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Hope Forward: Surviving and Thriving through Emotional Pain: Sad, The Upside of Down vs. Emotional Suffering

Tuesday, May 5, 2009

Sad, The Upside of Down vs. Emotional Suffering

I am already feeling sad writing this post. Truth is, I have been thinking about it for some time now, trying to figure out to what extent I agree with defending sadness. And wondering as always about the slippery slope from sadness to depression....where is the line? When does it get crossed. Is sadness really painful? Does it count as emotional pain? How much emotional suffering can one bear? And how?

In the medical arena, society subscribes to doing whatever is clinically possible to control physical suffering. Though religions differ in philosophy, especially with end of life and terminal illness issues, extreme comfort measures are usually the standard course.

But what of mental illness? And what of extreme sadness? What of emotional pain that brings thoughts of death? Some would say that emotional pain rivals physical pain, is worse, even. Betrayal, abandonment, neglect, trauma, shame, fear, anger. Powerful stuff. Life altering stuff.

We don't hesitate, usually, to medicate physical pain. And of course, we medicate emotional pain in many ways. The nuances are many. What is a mood disorder? What is biological, hormonal, genetic? Organic? The debate is particularly intense when it comes to emotional pain that manifests into physical pain. And vise verse.

We are relief seeking. Most of the time. Even the folks I work with who take razors to their own skin, or drive with their eyes closed, or vomit, starve, burn their bodies with hot match tips. They are seeking relief from pain by out-paining it with another. That's only a piece of the puzzle of course, but it fits.
But what about sadness? What about extreme sadness? How do we know when we are just deeply, humanly, unchangeably, peacefully, even, profoundly, sad. When is the feeling something we have to learn to live with. Live around. Endure. Enjoy even. In a life embracing sort of way. Some think this is the way to go, to defend sadness. To employ it even. To help us be in our own skin, to recognize the deeper more poignant, spiritual side of life. To get in touch with Gd, with ourselves, with a higher wisdom, a higher faith. To hang on to the idea that if we let sadness wash over us, it will not wash us out, but fortify us, fill us, and help us to experience our ourselves in whole new ways. And it will pass. It will not always linger and darken into depression.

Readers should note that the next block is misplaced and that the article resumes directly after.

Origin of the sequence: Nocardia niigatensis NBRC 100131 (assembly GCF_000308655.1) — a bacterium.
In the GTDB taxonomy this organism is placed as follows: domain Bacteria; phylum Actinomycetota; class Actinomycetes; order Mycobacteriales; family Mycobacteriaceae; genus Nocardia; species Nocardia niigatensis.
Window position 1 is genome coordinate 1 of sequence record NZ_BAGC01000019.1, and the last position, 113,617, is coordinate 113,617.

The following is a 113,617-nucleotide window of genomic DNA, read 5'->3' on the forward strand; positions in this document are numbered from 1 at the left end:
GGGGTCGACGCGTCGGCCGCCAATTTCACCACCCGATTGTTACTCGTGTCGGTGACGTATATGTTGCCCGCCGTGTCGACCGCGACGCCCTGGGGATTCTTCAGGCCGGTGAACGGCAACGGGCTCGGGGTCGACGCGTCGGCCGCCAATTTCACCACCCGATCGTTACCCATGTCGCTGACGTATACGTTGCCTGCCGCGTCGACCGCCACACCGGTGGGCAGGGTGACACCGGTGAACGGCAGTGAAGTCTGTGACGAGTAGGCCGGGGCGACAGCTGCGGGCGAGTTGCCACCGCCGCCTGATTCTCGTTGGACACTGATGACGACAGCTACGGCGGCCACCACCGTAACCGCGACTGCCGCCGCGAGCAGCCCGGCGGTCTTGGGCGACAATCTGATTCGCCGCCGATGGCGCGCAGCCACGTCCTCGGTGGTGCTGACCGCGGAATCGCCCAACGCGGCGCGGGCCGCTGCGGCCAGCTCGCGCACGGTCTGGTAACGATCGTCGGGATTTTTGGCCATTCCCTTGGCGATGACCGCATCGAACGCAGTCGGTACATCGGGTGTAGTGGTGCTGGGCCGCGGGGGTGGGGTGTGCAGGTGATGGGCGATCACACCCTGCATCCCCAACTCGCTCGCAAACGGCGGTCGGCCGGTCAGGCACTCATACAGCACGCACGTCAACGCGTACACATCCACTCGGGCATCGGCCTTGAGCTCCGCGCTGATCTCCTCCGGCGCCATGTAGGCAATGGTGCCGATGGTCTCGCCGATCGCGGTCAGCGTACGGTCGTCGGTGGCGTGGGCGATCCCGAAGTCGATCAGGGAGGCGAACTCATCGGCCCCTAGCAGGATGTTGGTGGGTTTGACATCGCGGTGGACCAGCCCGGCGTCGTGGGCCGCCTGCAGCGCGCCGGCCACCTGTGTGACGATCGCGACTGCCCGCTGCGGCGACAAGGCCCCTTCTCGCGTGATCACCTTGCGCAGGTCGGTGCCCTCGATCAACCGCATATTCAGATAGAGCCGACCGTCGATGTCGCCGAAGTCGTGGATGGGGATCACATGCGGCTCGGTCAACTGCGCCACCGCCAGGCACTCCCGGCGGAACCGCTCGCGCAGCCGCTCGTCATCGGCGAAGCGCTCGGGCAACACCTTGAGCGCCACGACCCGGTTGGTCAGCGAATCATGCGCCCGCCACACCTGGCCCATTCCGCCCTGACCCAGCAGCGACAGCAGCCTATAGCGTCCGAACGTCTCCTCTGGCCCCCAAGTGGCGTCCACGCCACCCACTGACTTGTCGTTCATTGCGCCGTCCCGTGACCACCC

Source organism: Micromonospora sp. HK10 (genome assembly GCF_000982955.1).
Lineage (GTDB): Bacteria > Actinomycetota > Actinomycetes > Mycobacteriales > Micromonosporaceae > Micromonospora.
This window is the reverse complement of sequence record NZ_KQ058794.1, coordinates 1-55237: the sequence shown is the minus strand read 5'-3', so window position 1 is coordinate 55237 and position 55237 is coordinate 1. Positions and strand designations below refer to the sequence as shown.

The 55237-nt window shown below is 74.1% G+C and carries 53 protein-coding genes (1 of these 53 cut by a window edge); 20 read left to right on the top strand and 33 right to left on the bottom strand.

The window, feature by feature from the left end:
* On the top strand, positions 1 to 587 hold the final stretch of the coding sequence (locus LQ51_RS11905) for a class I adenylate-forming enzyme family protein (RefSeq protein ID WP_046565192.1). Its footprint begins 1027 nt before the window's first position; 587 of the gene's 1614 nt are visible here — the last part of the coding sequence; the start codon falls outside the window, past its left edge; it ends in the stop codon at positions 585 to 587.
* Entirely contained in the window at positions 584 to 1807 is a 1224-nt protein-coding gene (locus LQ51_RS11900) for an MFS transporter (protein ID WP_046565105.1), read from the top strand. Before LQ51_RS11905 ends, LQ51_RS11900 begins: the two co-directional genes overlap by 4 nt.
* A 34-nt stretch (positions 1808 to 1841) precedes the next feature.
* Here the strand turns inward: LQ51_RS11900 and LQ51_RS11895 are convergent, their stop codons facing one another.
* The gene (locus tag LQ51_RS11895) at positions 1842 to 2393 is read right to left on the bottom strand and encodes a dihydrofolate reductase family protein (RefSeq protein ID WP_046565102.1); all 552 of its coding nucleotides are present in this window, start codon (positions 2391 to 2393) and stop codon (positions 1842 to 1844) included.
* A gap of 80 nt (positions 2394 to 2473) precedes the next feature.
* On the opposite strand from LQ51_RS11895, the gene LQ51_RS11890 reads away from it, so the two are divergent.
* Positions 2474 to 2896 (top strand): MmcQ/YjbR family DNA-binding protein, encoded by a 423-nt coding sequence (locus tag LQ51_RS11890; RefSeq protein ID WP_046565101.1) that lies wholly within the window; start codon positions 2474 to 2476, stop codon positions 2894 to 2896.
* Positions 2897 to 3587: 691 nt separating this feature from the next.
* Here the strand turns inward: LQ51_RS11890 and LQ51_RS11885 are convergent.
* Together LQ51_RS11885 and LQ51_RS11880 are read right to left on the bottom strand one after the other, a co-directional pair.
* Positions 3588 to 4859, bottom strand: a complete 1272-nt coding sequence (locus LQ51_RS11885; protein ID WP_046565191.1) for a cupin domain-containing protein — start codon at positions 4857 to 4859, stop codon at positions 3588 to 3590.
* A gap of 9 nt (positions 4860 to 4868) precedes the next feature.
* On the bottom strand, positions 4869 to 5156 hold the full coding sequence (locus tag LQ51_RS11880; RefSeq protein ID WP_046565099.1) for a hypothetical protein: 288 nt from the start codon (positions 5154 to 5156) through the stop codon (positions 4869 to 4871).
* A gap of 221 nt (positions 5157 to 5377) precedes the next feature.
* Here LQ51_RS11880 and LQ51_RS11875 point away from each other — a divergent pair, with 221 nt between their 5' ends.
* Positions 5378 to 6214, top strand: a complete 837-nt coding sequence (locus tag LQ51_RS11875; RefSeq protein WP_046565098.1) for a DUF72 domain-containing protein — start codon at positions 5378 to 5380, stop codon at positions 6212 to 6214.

For some sadness is welcome, connective and appropriate. Its not something to treat, but rather something to tend to. To feel, to talk about, to give permission to. Out of it comes all the things that its defenders suggest, contrast, meaning, connection to others, to G-d, to our own sense of self.

So how much is enough sad? How much is enough grief? When should we hope, pray, talk, walk out of the feeling, and when should we just give it grace to live on until it dissipates at its own initiation. When do we put it in the attic of our mind for another day, and when do we move about with it wrapped around us like a blanket?

The answer is: it depends. We are influenced by so many things. Our thoughts, of course. Hormones, chemistry, sunlight. Our past, our belief systems, our religion, spirituality, environment.

It never ceases to amaze me how much words can effect moods and feelings. Someone's unasked for advice, or analysis. Someone's criticism or abruptness. How words can be the seeds of resentment or self pity. Or fear. And sadness.

In my office, where all feelings are invited, all words welcome, all ideas and thoughts allowed to step out of the psyche and into the room, sadness often hedges. But sadness is often one the greatest gifts. Not only because it can be sign of life, but because we don't have to rush to cure it, and we don't have to subscribe to the notion that we can have only one feeling at a time.

We can be sad and be relieved, hopeful, interested, happy, even, about other events, people, parts of our lives. We can be grateful even. And we can both sit with the sadness, and use it. I think that when we impulsively, or compulsively, rush to eliminate it, we are missing out. Of course, when it begins to cloud everything, for too long (and how long is too long?), then we may have to take a look at why. But to go slow with sadness, not to fear it. To allow ourselves to feel it freely, to know why we are sad, and then perhaps to see if there is something to be done or not, that's better I think, than ducking it.


authenticallyme said...

I agree.

But what about a poignant, stifling sadness as a result of withdrawal from an addiction? LIke, a person walking out of your life? And when they do, you are consumed with a sadness that there is no hope for awhile. That your children see you sad, and being neglectful of other duties. It still isnt depression, because it is a stage of the withdrawal, no? I have a love/sex addiction, and I experience this everytime a man removes his affections from me, and the loss of not ever seeing him again in life, saddens me to the extent i cant operate in life. I appreicate any thoughts.

Melissa Groman, LCSW said...

authentically: people leaving our lives causes not just sadness, but grief, and grief can be consuming. You are welcome to check out a few of the posts on grief. Withdrawl is part of grief...and everyone grieves differently, and different situations bring on different griefs, I believe....some grief is complicated and multilayered. I think 12 step can be a great help with the kind of grief you are describing...and with how to function with it, esp. how to parent through it. I am glad to have your thoughts.